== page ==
Also known as "Two-bit street" or "Historic 25th," this street serves as a commercial thoroughfare, running east to west through downtown Ogden. The history and architecture add to the street's charm, with the most complete contiguous collection of turn-of-the-century commercial architecture in Utah. The street remains a symbol of the impact of the transcontinental railroad in Ogden as the junction between the Union Pacific and the Central Pacific Railroads. The architecture of late 1800s and early 1900s is significant in its designation as a National Historic District, but the stories behind the buildings are what make the street unique.

Designated Area

A three-block stretch running east from Wall Avenue to Washington Boulevard.

Nighttime view of Ogden's Historic 25th Street and Union Station. Photo courtesy Out of Bounds Creative.

Planning Excellence

25th Street's development got under way after the construction of the original Union Station on the west end of the street in 1889. Wooden buildings were torn down to make way for brick structures that reflected the Neoclassical architecture of the time. Businesses along 25th Street catered to travelers with hotels, lodging houses, saloons, restaurants, cigar shops, and clothing stores. Because of the constant activity, particularly gambling, opium dens, bootlegging, and brothels, the street became known as "Notorious 25th Street." This created the mystique of the street that lives on today.

The decline of rail service led to the decay of 25th Street in the 1950s and 1960s.  Property owners and the Junior League began taking interest in the street and organized a Historic Preservation Committee. Together, these two groups led the city in developing the 25th Street Master Plan in 1977. Physical upgrades were made to the street over the decades, including renovating vacant buildings, infrastructure upgrades to sidewalks, street lighting, and tree planting.

Today, 25th Street draws crowds with its outdoor dining areas, local restaurants, merchant displays, amphitheater, pleasing features, and variety of year-round events.

Ogden Amphitheater. Photo courtesy Ogden City.

Defining Characteristics, Features


  • Ogden was chosen to be the junction city of the Union Pacific and Central Pacific railroads (1874)
  • 25th Street was the first street in the city to receive 25 car loads of gravel pavement (1885); first paved street in the city (1893) when boardwalks were replaced with paved walkways
  • Union Station was completed at the west end of 25th Street (1889); rebuilt after being destroyed in a fire (1924)
  • Famous figures were known to parade along 25th Street including: Presidents Taft, Hoover, and Theodore Roosevelt, and "Buffalo Bill" Cody
  • During World War II troops heading east or west would pass through Ogden for a brief layover, often engaging in rowdy activities along 25th Street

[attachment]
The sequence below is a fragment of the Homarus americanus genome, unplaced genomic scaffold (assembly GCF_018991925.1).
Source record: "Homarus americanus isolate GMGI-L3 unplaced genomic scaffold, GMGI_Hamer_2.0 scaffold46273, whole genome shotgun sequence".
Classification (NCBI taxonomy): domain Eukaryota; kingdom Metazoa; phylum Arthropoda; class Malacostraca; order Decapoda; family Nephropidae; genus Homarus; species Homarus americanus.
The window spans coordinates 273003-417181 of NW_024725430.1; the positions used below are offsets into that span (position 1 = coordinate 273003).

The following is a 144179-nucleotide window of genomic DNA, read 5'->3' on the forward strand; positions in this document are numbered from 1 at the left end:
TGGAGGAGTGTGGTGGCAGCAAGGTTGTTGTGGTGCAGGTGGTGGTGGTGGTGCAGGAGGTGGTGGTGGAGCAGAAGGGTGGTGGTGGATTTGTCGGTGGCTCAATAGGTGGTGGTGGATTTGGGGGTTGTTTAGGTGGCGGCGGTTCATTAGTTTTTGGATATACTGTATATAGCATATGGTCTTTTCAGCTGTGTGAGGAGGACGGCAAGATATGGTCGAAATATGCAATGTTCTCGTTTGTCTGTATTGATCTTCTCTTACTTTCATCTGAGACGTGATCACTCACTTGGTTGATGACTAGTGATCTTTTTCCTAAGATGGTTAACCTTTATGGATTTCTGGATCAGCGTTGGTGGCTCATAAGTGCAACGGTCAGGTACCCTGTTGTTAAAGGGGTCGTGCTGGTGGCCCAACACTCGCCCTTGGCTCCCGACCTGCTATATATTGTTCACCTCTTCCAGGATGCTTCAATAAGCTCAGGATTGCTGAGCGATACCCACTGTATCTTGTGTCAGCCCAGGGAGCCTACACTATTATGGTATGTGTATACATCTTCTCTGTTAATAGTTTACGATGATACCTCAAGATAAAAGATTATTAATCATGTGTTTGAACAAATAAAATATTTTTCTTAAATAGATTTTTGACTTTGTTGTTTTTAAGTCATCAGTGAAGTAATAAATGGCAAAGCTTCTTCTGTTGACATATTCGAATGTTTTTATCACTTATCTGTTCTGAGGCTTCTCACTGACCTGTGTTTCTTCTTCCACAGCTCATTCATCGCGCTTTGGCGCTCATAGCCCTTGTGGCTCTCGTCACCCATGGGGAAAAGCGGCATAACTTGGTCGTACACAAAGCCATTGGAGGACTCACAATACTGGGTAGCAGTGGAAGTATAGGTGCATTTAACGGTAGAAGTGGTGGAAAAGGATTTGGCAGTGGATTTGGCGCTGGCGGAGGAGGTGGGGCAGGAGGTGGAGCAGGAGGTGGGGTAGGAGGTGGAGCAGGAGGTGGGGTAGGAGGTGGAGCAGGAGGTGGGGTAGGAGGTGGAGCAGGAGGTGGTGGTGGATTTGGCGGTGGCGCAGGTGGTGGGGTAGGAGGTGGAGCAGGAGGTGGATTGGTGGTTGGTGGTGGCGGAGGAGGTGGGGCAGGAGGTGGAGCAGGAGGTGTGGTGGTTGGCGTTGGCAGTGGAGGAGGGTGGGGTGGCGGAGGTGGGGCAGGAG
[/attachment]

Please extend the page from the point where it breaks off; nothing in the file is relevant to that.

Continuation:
Planning and Preservation Accomplishments

  • 25th Street Master Plan was adopted (1977)
  • Listed on the National Register of Historic Places (1978)
  • 25th Street redevelopment district was created (1979)
  • The street was originally designed as part of a typical grid pattern; as part of the 1980 redevelopment, travel lanes were reduced, sidewalks were widened, and angled parking was introduced
  • Placed on the local Ogden Register of Historic Places (1981)
  • The Historic 25th Street Association was established to maintain the street and enhance activities and amenities; association now represents over 60 locally owned businesses
  • New construction guidelines adopted for 25th Street (1996); the city hired Noré Winter, an urban design and planning consultant
  • Current construction is under way to create a separate pedestrian and bike link along Grant Avenue to connect 25th Street with the Ogden River
  • Recent plans proposed to encourage development of a circulator transit loop that connects the commuter rail station with other retail and housing areas downtown

Features and Events

  • Situated at the base of the Wasatch Mountains, the city has become a Rocky Mountain hub for the outdoor industry
  • Seven kiosks designed by Infinite Scale Design reflect the railroad history of the street, displaying various stories about 25th Street as well as upcoming events
  • "Horses" public art project; dozens of hand-painted, fiberglass horse sculptures are displayed along 25th Street each summer in celebration of Pioneer Days
  • Amphitheater and the redesign of the surrounding block incorporating open spaces (2000) completed; facility serves as a community gathering space for events
  • Popular annual and weekly events include Xterra USA Championship,  USA Cycling Masters Road Championships, Tour of Utah, Ogden Arts Festival, Farmers Market, 1st Friday Arts Stroll, Ogden Horse Parade, Car Show, Harvestmoon Festival, Witchstock, Christmas Village

Annual art festival on Ogden's Historic 25th Street. Photo courtesy Out of Bounds Creative.